(USNewsBreak.com) – In March 2022, the US Department of Justice (DOJ) formed the Task Force KleptoCapture in the wake of Russia’s invasion of neighboring Ukraine. It created the group to enforce the sanctions and restrictions levied against the Kremlin for its actions. Attorney General Merrick Garland vowed to hold individuals accountable who violated those prohibitions. An investigation through this task force recently led to the arrest of two people in Kansas.
On Thursday, March 2, exactly a year after the DOJ formed KleptoCapture, federal prosecutors announced the arrest and indictment of Cyril Gregory Buyanovsky (59) and Douglas Robertson (55). Both men are accused of supplying avionics equipment to Russia through the business they operate, KanRus Trading Company. The incidents in question occurred between 2020 and 2022. In addition, the two men reportedly provided repair services for equipment shipped to them from Russia and then hid the end user and destination by falsifying the accompanying reports.
Two Americans arrested on charges of selling tech to Russia https://t.co/6kDxjcQypp pic.twitter.com/a2Vr8EY0go
— New York Post (@nypost) March 3, 2023
The DOJ also reportedly gained access to correspondence between KanRus Trading Company and a Russian customer where the men described the situation as “complicated” and emphasized it wasn’t the “right time for [more paperwork and visibility].” Prosecutors also alleged Robertson and Buyanovsky attempted to evade detection by using third-party shipping companies.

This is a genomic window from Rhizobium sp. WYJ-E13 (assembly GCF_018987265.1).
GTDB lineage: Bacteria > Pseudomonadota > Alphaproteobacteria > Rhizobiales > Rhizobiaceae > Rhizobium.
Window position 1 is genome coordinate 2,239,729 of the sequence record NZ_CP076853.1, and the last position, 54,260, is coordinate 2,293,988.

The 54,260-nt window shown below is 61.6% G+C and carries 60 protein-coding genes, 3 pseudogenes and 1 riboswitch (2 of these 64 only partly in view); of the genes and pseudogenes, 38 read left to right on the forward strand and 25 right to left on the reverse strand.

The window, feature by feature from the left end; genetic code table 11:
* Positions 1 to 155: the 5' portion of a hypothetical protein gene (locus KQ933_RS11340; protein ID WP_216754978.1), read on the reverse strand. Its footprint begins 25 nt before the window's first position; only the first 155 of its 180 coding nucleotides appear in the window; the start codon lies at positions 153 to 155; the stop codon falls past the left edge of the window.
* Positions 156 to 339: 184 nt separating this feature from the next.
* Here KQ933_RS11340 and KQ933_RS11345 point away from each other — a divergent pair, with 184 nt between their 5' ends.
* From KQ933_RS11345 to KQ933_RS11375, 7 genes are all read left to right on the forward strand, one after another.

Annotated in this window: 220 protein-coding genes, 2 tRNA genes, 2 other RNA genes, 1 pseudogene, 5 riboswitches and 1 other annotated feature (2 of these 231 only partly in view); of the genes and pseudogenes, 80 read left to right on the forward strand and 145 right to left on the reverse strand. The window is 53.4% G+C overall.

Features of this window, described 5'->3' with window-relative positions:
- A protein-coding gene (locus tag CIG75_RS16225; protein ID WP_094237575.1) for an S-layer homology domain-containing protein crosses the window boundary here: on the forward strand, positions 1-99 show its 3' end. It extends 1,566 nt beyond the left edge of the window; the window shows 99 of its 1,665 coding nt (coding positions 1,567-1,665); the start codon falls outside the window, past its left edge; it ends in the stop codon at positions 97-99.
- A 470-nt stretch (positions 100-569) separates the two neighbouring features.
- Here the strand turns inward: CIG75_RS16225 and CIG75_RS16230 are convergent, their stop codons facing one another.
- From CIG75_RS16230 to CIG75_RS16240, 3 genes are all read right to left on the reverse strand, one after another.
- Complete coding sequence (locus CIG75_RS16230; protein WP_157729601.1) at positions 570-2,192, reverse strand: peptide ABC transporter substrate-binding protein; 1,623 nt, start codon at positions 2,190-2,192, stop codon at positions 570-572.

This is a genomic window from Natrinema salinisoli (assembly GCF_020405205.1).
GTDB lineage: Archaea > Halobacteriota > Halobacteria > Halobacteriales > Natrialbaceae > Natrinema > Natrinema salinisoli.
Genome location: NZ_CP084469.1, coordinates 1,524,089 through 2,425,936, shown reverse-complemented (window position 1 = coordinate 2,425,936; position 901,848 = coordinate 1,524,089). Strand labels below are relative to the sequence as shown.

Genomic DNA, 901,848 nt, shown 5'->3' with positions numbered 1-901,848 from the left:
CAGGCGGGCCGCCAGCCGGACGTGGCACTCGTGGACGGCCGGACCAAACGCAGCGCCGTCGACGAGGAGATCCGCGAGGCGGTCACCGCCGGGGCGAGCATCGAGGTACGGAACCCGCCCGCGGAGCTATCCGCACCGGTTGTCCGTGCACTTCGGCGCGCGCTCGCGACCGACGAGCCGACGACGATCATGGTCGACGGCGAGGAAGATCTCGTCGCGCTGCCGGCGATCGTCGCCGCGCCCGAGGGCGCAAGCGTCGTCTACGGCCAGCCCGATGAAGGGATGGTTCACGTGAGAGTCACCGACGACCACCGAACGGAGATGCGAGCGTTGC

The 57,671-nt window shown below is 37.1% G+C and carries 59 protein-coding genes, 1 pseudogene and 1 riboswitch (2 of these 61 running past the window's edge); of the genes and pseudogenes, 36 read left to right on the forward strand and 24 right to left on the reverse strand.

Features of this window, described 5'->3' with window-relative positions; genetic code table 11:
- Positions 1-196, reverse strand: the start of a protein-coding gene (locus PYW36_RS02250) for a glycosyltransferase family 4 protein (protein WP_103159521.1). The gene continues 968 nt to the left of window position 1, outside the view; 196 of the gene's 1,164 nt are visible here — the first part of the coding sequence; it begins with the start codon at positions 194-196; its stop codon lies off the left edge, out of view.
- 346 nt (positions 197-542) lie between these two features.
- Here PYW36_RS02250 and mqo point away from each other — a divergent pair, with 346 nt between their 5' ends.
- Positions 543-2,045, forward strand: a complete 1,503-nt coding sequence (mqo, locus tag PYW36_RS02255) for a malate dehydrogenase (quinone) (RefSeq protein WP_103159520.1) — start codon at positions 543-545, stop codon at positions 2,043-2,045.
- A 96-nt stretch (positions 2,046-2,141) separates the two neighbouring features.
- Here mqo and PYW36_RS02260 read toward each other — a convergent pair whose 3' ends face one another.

Additionally, US authorities detained one of the company’s shipments in February 2022, and the Department of Commerce notified the suspects that a proper license was needed to export the load. Just a few months later, in April, the company allegedly attempted to avoid detection by shipping goods to Russia, via Armenia and Cyprus, without obtaining the required license.
Both suspects face multiple felony charges that include smuggling goods contrary to US law, exporting controlled goods without a license, conspiracy, and falsifying and failing to file electronic export information. If convicted on all counts, they each face up to 35 years in prison.
The investigation is still underway with both the Department of Commerce’s Office of Export Enforcement and the FBI at the helm.
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